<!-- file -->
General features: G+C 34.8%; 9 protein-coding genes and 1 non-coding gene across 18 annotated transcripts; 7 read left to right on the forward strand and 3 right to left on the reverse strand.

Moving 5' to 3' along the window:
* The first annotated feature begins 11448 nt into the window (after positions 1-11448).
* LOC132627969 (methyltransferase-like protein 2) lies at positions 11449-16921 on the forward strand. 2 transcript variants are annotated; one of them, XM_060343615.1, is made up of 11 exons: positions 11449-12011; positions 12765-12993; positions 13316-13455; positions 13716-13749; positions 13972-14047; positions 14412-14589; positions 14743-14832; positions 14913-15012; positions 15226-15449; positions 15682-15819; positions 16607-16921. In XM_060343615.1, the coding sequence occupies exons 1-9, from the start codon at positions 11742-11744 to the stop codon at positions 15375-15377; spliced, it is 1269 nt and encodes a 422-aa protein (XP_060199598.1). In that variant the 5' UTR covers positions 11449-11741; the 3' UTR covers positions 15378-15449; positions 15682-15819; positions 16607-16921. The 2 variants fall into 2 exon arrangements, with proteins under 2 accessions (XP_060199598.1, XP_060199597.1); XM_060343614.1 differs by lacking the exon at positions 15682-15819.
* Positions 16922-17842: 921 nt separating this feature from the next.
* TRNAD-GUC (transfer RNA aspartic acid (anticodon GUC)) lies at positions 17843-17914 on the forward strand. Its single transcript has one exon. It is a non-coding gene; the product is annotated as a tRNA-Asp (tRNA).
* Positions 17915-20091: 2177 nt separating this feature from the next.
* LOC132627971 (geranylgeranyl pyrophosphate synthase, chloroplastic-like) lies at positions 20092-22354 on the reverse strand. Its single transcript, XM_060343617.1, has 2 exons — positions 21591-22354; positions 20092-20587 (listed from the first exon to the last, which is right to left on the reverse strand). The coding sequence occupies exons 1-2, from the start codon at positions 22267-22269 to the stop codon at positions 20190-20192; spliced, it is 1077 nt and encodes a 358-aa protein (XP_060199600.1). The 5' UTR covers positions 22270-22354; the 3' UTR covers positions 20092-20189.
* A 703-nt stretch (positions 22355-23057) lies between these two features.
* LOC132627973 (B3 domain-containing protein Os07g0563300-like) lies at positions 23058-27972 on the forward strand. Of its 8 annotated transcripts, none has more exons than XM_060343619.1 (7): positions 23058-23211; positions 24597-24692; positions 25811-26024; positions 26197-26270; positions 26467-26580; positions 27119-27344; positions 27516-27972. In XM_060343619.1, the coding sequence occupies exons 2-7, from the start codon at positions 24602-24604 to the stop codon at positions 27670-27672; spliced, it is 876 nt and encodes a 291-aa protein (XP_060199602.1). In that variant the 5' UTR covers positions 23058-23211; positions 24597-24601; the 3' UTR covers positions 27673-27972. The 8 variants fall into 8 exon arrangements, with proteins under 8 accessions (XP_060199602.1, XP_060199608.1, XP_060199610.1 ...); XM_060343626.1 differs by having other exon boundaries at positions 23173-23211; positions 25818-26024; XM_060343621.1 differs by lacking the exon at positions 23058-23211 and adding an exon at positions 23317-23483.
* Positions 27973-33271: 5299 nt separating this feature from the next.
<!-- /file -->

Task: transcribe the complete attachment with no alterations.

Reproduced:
General features: G+C 34.8%; 9 protein-coding genes and 1 non-coding gene across 18 annotated transcripts; 7 read left to right on the forward strand and 3 right to left on the reverse strand.

Moving 5' to 3' along the window:
* The first annotated feature begins 11448 nt into the window (after positions 1-11448).
* LOC132627969 (methyltransferase-like protein 2) lies at positions 11449-16921 on the forward strand. 2 transcript variants are annotated; one of them, XM_060343615.1, is made up of 11 exons: positions 11449-12011; positions 12765-12993; positions 13316-13455; positions 13716-13749; positions 13972-14047; positions 14412-14589; positions 14743-14832; positions 14913-15012; positions 15226-15449; positions 15682-15819; positions 16607-16921. In XM_060343615.1, the coding sequence occupies exons 1-9, from the start codon at positions 11742-11744 to the stop codon at positions 15375-15377; spliced, it is 1269 nt and encodes a 422-aa protein (XP_060199598.1). In that variant the 5' UTR covers positions 11449-11741; the 3' UTR covers positions 15378-15449; positions 15682-15819; positions 16607-16921. The 2 variants fall into 2 exon arrangements, with proteins under 2 accessions (XP_060199598.1, XP_060199597.1); XM_060343614.1 differs by lacking the exon at positions 15682-15819.
* Positions 16922-17842: 921 nt separating this feature from the next.
* TRNAD-GUC (transfer RNA aspartic acid (anticodon GUC)) lies at positions 17843-17914 on the forward strand. Its single transcript has one exon. It is a non-coding gene; the product is annotated as a tRNA-Asp (tRNA).
* Positions 17915-20091: 2177 nt separating this feature from the next.
* LOC132627971 (geranylgeranyl pyrophosphate synthase, chloroplastic-like) lies at positions 20092-22354 on the reverse strand. Its single transcript, XM_060343617.1, has 2 exons — positions 21591-22354; positions 20092-20587 (listed from the first exon to the last, which is right to left on the reverse strand). The coding sequence occupies exons 1-2, from the start codon at positions 22267-22269 to the stop codon at positions 20190-20192; spliced, it is 1077 nt and encodes a 358-aa protein (XP_060199600.1). The 5' UTR covers positions 22270-22354; the 3' UTR covers positions 20092-20189.
* A 703-nt stretch (positions 22355-23057) lies between these two features.
* LOC132627973 (B3 domain-containing protein Os07g0563300-like) lies at positions 23058-27972 on the forward strand. Of its 8 annotated transcripts, none has more exons than XM_060343619.1 (7): positions 23058-23211; positions 24597-24692; positions 25811-26024; positions 26197-26270; positions 26467-26580; positions 27119-27344; positions 27516-27972. In XM_060343619.1, the coding sequence occupies exons 2-7, from the start codon at positions 24602-24604 to the stop codon at positions 27670-27672; spliced, it is 876 nt and encodes a 291-aa protein (XP_060199602.1). In that variant the 5' UTR covers positions 23058-23211; positions 24597-24601; the 3' UTR covers positions 27673-27972. The 8 variants fall into 8 exon arrangements, with proteins under 8 accessions (XP_060199602.1, XP_060199608.1, XP_060199610.1 ...); XM_060343626.1 differs by having other exon boundaries at positions 23173-23211; positions 25818-26024; XM_060343621.1 differs by lacking the exon at positions 23058-23211 and adding an exon at positions 23317-23483.
* Positions 27973-33271: 5299 nt separating this feature from the next.